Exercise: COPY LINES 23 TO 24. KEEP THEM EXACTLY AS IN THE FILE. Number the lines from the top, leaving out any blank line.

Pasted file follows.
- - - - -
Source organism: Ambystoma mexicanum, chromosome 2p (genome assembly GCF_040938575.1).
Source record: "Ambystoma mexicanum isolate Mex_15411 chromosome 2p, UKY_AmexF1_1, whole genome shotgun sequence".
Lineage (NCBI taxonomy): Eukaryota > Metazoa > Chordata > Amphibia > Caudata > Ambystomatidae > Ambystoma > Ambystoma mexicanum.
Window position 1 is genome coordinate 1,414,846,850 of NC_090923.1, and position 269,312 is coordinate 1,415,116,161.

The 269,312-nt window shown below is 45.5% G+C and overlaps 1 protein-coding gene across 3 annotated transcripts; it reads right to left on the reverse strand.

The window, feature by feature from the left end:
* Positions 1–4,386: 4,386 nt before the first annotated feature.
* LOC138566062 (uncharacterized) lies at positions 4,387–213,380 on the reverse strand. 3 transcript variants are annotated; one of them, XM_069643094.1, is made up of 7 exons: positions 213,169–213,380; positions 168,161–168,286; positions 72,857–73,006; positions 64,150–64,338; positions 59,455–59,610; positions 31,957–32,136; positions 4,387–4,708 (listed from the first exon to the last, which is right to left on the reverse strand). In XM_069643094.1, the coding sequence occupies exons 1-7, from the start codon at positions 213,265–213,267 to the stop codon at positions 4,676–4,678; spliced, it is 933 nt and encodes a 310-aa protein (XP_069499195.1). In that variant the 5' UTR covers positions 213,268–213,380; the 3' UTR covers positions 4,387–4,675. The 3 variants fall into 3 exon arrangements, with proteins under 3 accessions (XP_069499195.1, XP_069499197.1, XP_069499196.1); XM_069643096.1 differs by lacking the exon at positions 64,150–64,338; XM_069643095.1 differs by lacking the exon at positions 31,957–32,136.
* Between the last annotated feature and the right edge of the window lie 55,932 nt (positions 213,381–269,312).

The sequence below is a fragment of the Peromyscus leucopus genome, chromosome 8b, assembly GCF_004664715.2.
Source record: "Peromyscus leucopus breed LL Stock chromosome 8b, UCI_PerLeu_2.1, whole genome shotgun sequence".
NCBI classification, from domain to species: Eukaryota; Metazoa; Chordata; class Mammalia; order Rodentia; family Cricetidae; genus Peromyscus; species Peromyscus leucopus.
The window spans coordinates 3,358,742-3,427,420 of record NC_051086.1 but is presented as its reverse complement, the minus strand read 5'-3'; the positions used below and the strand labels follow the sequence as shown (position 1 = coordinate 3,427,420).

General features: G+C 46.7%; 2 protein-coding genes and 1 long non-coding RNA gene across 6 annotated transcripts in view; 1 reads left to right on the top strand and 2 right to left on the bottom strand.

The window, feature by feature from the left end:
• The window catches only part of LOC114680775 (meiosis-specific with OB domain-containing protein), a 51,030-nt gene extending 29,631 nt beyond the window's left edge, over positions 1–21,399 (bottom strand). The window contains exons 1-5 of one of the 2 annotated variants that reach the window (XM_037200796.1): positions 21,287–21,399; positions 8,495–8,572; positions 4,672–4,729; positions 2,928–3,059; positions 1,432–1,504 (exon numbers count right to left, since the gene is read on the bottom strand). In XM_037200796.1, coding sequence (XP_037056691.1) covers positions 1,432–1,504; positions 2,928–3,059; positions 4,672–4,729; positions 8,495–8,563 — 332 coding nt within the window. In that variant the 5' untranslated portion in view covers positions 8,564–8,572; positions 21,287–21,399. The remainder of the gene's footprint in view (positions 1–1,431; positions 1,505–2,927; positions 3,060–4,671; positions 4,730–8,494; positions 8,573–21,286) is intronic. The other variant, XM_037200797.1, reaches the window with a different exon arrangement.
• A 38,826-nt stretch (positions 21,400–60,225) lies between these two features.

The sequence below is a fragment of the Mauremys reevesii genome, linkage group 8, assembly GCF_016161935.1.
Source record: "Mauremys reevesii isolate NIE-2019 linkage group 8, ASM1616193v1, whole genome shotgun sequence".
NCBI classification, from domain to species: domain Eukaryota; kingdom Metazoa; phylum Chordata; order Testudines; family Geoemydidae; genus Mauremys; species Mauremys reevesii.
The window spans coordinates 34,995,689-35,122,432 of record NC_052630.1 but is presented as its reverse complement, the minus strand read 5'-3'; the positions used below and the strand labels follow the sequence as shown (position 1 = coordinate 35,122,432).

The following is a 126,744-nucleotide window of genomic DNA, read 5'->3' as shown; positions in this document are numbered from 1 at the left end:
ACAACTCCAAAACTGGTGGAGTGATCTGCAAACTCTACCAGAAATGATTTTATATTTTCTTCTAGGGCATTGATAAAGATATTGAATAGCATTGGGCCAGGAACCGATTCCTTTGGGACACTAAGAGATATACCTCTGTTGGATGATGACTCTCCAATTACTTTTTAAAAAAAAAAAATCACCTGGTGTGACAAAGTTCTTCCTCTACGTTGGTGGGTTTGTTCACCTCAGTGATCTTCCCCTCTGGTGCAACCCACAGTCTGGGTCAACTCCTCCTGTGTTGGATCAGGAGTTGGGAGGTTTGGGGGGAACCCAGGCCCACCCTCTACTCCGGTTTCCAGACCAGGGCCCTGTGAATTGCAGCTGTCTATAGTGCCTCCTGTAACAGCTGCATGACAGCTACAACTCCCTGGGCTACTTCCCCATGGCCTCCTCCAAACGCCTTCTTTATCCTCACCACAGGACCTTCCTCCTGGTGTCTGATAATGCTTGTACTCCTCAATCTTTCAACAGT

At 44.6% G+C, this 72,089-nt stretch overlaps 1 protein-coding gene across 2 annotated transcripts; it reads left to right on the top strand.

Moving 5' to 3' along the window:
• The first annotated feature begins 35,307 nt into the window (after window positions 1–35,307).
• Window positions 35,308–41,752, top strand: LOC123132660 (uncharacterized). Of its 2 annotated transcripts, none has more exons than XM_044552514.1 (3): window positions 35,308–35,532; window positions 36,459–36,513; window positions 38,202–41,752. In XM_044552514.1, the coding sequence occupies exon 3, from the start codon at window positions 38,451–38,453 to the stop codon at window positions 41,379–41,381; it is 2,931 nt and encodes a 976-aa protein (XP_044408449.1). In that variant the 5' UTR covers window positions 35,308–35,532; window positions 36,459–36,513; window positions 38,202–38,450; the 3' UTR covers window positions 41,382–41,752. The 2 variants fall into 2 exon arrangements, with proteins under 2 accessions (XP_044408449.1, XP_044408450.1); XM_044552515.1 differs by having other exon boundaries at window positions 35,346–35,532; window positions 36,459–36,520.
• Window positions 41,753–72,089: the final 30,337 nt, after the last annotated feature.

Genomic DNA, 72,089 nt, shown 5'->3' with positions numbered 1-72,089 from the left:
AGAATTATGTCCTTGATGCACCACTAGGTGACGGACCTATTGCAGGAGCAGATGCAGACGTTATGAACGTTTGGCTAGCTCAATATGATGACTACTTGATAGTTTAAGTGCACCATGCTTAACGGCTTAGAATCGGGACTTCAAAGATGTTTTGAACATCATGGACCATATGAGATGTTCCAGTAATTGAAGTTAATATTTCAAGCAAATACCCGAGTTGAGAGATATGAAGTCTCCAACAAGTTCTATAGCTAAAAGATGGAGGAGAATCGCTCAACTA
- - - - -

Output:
ACAACTCCAAAACTGGTGGAGTGATCTGCAAACTCTACCAGAAATGATTTTATATTTTCTTCTAGGGCATTGATAAAGATATTGAATAGCATTGGGCCAGGAACCGATTCCTTTGGGACACTAAGAGATATACCTCTGTTGGATGATGACTCTCCAATTACTTTTTAAAAAAAAAAAATCACCTGGTGTGACAAAGTTCTTCCTCTACGTTGGTGGGTTTGTTCACCTCAGTGATCTTCCCCTCTGGTGCAACCCACAGTCTGGGTCAACTCCTCCTGTGTTGGATCAGGAGTTGGGAGGTTTGGGGGGAACCCAGGCCCACCCTCTACTCCGGTTTCCAGACCAGGGCCCTGTGAATTGCAGCTGTCTATAGTGCCTCCTGTAACAGCTGCATGACAGCTACAACTCCCTGGGCTACTTCCCCATGGCCTCCTCCAAACGCCTTCTTTATCCTCACCACAGGACCTTCCTCCTGGTGTCTGATAATGCTTGTACTCCTCAATCTTTCAACAGT

At 44.6% G+C, this 72,089-nt stretch overlaps 1 protein-coding gene across 2 annotated transcripts; it reads left to right on the top strand.